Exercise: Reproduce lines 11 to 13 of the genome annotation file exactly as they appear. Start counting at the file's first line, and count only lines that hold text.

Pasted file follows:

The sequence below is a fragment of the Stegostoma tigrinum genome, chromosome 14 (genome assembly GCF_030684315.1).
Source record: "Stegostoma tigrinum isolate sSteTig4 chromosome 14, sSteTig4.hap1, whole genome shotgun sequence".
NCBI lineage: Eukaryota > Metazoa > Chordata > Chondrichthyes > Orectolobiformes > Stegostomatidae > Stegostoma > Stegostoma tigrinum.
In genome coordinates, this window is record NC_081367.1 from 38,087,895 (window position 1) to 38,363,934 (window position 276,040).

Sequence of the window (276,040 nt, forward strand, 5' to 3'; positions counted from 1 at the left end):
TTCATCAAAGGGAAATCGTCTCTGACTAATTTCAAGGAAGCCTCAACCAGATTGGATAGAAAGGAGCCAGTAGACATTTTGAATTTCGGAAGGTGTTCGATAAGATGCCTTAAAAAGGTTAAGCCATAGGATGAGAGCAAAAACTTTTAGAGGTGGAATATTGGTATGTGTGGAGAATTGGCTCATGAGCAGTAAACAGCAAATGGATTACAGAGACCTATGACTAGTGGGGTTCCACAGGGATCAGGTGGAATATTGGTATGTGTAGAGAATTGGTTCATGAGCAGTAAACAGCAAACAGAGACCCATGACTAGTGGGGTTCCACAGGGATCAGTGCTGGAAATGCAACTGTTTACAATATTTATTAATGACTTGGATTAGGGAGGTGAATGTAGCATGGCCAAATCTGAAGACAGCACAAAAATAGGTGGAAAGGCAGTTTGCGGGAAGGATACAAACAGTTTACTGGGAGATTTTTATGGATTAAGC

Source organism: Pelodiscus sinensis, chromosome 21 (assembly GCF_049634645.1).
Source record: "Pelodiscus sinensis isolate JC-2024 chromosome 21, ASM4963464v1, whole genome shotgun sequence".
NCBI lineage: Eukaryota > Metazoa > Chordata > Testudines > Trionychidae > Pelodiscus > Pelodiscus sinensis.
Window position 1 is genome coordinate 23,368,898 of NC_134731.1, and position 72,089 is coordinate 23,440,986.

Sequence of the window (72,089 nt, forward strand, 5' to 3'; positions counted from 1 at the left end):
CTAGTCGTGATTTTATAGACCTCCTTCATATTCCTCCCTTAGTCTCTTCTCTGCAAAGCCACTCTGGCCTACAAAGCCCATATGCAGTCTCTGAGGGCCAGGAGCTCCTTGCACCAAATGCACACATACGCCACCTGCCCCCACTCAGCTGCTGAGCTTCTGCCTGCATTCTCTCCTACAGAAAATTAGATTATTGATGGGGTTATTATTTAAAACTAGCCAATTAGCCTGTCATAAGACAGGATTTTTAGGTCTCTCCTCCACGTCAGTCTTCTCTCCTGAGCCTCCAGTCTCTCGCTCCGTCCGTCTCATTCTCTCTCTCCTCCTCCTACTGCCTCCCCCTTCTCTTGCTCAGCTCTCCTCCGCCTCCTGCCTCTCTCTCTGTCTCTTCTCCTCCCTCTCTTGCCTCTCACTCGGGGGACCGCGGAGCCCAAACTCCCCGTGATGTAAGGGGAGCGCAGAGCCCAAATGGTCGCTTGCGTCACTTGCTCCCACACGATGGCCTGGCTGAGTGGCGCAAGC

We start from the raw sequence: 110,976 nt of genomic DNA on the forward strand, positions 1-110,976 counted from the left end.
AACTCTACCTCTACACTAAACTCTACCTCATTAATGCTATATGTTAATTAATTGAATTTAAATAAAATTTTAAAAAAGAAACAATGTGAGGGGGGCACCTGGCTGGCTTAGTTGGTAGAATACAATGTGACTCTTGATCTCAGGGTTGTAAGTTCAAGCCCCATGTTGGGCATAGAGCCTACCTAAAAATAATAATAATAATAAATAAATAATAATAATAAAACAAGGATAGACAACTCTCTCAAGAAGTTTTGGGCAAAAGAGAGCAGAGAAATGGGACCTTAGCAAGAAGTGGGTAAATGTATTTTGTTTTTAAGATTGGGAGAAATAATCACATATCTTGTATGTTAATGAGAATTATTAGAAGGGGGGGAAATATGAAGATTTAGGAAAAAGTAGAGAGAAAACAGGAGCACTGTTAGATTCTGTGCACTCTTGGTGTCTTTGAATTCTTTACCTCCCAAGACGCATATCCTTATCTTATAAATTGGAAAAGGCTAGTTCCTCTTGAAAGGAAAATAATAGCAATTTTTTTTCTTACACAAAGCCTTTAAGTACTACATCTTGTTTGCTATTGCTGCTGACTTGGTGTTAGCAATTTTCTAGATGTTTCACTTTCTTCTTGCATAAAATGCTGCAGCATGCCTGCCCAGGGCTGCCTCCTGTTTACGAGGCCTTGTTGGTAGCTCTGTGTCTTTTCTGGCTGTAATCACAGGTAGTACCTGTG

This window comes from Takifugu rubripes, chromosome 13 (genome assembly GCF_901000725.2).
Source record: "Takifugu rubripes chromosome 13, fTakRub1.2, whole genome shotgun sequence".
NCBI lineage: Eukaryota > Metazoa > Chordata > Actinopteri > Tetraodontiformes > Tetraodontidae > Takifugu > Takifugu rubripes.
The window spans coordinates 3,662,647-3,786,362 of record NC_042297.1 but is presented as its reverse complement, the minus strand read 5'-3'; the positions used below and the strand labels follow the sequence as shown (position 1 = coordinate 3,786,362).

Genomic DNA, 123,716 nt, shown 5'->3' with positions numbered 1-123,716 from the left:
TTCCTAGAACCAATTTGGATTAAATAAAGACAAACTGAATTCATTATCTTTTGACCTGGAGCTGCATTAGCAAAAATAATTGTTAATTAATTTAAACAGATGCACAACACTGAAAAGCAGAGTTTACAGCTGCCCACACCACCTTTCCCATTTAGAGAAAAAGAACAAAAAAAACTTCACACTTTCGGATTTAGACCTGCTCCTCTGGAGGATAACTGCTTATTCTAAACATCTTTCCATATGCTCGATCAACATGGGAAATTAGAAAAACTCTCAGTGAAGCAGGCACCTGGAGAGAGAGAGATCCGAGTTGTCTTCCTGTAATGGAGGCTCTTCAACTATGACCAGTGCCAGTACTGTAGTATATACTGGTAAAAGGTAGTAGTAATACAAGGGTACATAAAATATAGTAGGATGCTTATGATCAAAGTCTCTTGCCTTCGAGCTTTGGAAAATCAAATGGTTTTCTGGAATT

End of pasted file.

Sequence of the window (72,089 nt, forward strand, 5' to 3'; positions counted from 1 at the left end):
CTAGTCGTGATTTTATAGACCTCCTTCATATTCCTCCCTTAGTCTCTTCTCTGCAAAGCCACTCTGGCCTACAAAGCCCATATGCAGTCTCTGAGGGCCAGGAGCTCCTTGCACCAAATGCACACATACGCCACCTGCCCCCACTCAGCTGCTGAGCTTCTGCCTGCATTCTCTCCTACAGAAAATTAGATTATTGATGGGGTTATTATTTAAAACTAGCCAATTAGCCTGTCATAAGACAGGATTTTTAGGTCTCTCCTCCACGTCAGTCTTCTCTCCTGAGCCTCCAGTCTCTCGCTCCGTCCGTCTCATTCTCTCTCTCCTCCTCCTACTGCCTCCCCCTTCTCTTGCTCAGCTCTCCTCCGCCTCCTGCCTCTCTCTCTGTCTCTTCTCCTCCCTCTCTTGCCTCTCACTCGGGGGACCGCGGAGCCCAAACTCCCCGTGATGTAAGGGGAGCGCAGAGCCCAAATGGTCGCTTGCGTCACTTGCTCCCACACGATGGCCTGGCTGAGTGGCGCAAGC

We start from the raw sequence: 110,976 nt of genomic DNA on the forward strand, positions 1-110,976 counted from the left end.